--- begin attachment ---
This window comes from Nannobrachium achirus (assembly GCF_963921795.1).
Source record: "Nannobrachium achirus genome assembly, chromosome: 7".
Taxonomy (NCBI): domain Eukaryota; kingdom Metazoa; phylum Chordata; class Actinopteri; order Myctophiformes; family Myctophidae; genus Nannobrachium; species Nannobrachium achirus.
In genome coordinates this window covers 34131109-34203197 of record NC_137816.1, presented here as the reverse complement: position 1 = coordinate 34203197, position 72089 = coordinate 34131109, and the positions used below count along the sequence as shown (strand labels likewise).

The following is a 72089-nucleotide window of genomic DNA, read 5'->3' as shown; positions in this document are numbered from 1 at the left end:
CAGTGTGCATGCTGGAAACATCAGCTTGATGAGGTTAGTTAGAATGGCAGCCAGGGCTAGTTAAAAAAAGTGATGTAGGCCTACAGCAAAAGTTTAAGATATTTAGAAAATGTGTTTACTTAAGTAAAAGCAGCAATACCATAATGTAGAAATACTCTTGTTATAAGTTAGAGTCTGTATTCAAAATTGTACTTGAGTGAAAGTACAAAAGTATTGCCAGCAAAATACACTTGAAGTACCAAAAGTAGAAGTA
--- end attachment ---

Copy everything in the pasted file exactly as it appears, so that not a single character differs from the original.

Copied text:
This window comes from Nannobrachium achirus (assembly GCF_963921795.1).
Source record: "Nannobrachium achirus genome assembly, chromosome: 7".
Taxonomy (NCBI): domain Eukaryota; kingdom Metazoa; phylum Chordata; class Actinopteri; order Myctophiformes; family Myctophidae; genus Nannobrachium; species Nannobrachium achirus.
In genome coordinates this window covers 34131109-34203197 of record NC_137816.1, presented here as the reverse complement: position 1 = coordinate 34203197, position 72089 = coordinate 34131109, and the positions used below count along the sequence as shown (strand labels likewise).

The following is a 72089-nucleotide window of genomic DNA, read 5'->3' as shown; positions in this document are numbered from 1 at the left end:
CAGTGTGCATGCTGGAAACATCAGCTTGATGAGGTTAGTTAGAATGGCAGCCAGGGCTAGTTAAAAAAAGTGATGTAGGCCTACAGCAAAAGTTTAAGATATTTAGAAAATGTGTTTACTTAAGTAAAAGCAGCAATACCATAATGTAGAAATACTCTTGTTATAAGTTAGAGTCTGTATTCAAAATTGTACTTGAGTGAAAGTACAAAAGTATTGCCAGCAAAATACACTTGAAGTACCAAAAGTAGAAGTA